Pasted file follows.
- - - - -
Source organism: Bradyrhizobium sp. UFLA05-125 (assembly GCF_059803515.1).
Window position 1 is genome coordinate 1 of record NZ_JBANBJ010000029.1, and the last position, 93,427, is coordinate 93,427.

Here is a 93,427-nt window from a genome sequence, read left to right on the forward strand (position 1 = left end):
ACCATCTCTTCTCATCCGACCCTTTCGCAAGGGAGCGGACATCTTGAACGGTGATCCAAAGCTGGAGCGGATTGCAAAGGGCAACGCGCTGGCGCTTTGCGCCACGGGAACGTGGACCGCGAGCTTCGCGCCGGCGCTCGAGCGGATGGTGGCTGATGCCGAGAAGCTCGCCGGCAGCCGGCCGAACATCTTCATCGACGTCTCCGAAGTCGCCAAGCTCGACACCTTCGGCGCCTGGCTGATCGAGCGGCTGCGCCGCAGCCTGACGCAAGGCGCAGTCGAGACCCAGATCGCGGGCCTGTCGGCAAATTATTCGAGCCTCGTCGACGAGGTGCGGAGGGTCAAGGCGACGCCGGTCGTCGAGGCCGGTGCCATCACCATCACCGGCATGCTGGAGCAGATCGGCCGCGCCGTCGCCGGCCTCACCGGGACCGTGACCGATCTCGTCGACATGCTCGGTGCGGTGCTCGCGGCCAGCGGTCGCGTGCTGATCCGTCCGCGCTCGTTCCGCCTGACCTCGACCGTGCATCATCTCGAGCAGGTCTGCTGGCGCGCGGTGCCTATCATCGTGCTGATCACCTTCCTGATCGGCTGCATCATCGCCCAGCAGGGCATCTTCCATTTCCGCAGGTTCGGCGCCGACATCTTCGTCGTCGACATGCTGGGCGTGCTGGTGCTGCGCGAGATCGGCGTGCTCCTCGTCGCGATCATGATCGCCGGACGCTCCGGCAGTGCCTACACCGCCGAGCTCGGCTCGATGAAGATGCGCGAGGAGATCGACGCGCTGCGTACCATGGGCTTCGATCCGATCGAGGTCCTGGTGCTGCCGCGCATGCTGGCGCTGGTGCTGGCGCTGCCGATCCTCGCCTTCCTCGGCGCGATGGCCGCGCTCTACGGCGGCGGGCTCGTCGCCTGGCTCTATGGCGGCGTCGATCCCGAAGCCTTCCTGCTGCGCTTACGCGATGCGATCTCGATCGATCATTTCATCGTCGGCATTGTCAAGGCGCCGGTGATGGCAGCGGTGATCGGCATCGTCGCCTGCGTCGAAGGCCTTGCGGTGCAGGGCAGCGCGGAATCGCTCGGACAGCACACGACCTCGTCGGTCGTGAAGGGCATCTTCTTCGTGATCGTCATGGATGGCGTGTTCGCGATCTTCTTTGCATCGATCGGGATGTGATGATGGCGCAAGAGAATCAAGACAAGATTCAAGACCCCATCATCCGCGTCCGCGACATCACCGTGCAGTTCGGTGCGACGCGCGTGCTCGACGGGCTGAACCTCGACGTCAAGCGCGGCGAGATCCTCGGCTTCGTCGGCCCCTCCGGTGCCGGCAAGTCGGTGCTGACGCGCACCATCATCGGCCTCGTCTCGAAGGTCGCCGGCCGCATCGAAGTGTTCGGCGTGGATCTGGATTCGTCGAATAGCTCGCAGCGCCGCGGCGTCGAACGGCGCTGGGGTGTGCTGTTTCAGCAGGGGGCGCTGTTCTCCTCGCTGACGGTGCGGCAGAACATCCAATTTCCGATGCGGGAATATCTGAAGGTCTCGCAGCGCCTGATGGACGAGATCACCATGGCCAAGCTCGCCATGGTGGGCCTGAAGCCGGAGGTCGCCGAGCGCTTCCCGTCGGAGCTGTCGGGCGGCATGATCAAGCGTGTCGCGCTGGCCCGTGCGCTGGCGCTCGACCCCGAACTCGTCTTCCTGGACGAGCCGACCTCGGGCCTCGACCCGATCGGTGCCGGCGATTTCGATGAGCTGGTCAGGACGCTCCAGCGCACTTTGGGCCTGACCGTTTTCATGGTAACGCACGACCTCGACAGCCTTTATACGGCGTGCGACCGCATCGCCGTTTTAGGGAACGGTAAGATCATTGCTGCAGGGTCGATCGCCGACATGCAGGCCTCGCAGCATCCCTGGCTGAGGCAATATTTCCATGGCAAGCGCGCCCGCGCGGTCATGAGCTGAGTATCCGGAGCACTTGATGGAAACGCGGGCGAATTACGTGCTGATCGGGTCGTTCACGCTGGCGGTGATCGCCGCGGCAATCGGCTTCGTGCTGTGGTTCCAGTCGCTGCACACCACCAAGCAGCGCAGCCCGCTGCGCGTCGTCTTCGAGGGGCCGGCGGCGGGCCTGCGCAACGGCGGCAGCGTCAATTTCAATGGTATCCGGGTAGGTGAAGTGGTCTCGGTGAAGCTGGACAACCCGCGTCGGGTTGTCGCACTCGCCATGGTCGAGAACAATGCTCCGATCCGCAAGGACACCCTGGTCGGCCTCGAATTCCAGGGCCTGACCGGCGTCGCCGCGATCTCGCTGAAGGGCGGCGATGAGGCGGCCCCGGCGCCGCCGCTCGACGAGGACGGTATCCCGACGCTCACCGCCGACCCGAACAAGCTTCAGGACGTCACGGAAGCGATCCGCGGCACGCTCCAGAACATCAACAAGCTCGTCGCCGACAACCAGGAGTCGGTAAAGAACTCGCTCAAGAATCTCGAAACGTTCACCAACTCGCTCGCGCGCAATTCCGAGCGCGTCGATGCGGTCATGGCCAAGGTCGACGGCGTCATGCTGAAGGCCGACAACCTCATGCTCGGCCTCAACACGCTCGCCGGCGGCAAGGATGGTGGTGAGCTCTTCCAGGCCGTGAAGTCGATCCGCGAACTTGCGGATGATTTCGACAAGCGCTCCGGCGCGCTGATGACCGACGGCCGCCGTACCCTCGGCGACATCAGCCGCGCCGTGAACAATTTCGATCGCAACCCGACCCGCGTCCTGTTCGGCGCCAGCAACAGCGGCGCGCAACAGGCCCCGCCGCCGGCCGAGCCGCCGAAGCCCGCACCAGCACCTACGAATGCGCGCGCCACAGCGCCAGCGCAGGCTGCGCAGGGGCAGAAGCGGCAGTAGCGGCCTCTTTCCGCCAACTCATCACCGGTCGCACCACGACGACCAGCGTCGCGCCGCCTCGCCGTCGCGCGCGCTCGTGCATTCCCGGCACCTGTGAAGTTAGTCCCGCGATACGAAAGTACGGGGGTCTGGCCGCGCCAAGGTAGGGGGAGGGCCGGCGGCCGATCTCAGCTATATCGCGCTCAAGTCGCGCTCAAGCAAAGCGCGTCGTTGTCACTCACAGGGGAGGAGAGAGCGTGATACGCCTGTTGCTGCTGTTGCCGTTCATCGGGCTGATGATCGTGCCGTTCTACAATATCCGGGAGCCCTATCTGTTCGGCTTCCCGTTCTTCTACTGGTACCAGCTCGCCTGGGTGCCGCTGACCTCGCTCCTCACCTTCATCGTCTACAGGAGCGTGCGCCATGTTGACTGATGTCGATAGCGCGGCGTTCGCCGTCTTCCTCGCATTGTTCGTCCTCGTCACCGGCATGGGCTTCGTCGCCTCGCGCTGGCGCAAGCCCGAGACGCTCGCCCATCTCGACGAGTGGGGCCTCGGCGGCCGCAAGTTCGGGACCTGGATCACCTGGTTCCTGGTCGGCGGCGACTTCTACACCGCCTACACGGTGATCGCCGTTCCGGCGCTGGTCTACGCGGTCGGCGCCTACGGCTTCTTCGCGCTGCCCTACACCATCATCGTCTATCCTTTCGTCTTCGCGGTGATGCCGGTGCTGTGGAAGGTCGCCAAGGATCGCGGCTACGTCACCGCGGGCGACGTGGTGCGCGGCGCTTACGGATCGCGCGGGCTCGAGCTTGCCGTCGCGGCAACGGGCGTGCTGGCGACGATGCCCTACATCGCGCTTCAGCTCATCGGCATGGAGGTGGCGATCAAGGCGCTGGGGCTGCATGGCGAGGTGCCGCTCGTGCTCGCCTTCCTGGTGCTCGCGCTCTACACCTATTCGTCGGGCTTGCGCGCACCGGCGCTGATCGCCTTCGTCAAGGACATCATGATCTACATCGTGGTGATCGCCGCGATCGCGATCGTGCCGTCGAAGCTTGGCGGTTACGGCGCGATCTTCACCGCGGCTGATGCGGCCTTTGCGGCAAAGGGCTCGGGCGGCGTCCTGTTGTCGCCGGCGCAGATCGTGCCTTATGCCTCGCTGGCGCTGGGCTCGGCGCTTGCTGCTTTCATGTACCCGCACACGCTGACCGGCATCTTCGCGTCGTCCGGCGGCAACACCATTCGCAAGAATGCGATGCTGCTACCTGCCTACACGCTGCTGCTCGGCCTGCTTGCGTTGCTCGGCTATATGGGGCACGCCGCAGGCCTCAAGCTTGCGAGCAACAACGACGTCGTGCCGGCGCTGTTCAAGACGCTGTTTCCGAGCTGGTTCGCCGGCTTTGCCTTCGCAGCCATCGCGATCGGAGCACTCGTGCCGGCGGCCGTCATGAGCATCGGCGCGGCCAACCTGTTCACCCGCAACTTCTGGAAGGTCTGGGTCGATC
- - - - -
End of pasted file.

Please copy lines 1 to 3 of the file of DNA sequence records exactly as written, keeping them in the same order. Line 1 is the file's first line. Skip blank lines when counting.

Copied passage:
Source organism: Bradyrhizobium sp. UFLA05-125 (assembly GCF_059803515.1).
Window position 1 is genome coordinate 1 of record NZ_JBANBJ010000029.1, and the last position, 93,427, is coordinate 93,427.

Here is a 93,427-nt window from a genome sequence, read left to right on the forward strand (position 1 = left end):